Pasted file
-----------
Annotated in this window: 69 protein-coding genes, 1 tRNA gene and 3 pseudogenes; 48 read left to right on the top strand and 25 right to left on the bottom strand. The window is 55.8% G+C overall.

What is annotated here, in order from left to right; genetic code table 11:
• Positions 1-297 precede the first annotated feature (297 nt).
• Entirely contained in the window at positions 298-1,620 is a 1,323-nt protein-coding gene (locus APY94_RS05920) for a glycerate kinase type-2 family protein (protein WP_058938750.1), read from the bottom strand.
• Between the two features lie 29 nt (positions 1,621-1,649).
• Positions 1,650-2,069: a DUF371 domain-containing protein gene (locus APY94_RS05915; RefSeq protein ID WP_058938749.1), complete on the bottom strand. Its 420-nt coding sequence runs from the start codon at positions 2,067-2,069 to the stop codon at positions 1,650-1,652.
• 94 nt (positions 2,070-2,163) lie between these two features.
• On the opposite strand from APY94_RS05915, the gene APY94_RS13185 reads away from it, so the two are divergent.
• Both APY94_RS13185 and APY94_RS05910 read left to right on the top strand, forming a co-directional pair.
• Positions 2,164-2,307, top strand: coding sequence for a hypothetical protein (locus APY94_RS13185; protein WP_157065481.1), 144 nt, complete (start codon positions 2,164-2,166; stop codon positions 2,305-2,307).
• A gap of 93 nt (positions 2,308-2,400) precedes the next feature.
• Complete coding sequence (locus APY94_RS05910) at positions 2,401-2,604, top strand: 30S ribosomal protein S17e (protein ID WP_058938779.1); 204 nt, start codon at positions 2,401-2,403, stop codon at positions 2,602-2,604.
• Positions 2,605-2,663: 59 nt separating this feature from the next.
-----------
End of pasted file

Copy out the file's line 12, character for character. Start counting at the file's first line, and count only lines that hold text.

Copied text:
• Complete coding sequence (locus APY94_RS05910) at positions 2,401-2,604, top strand: 30S ribosomal protein S17e (protein ID WP_058938779.1); 204 nt, start codon at positions 2,401-2,403, stop codon at positions 2,602-2,604.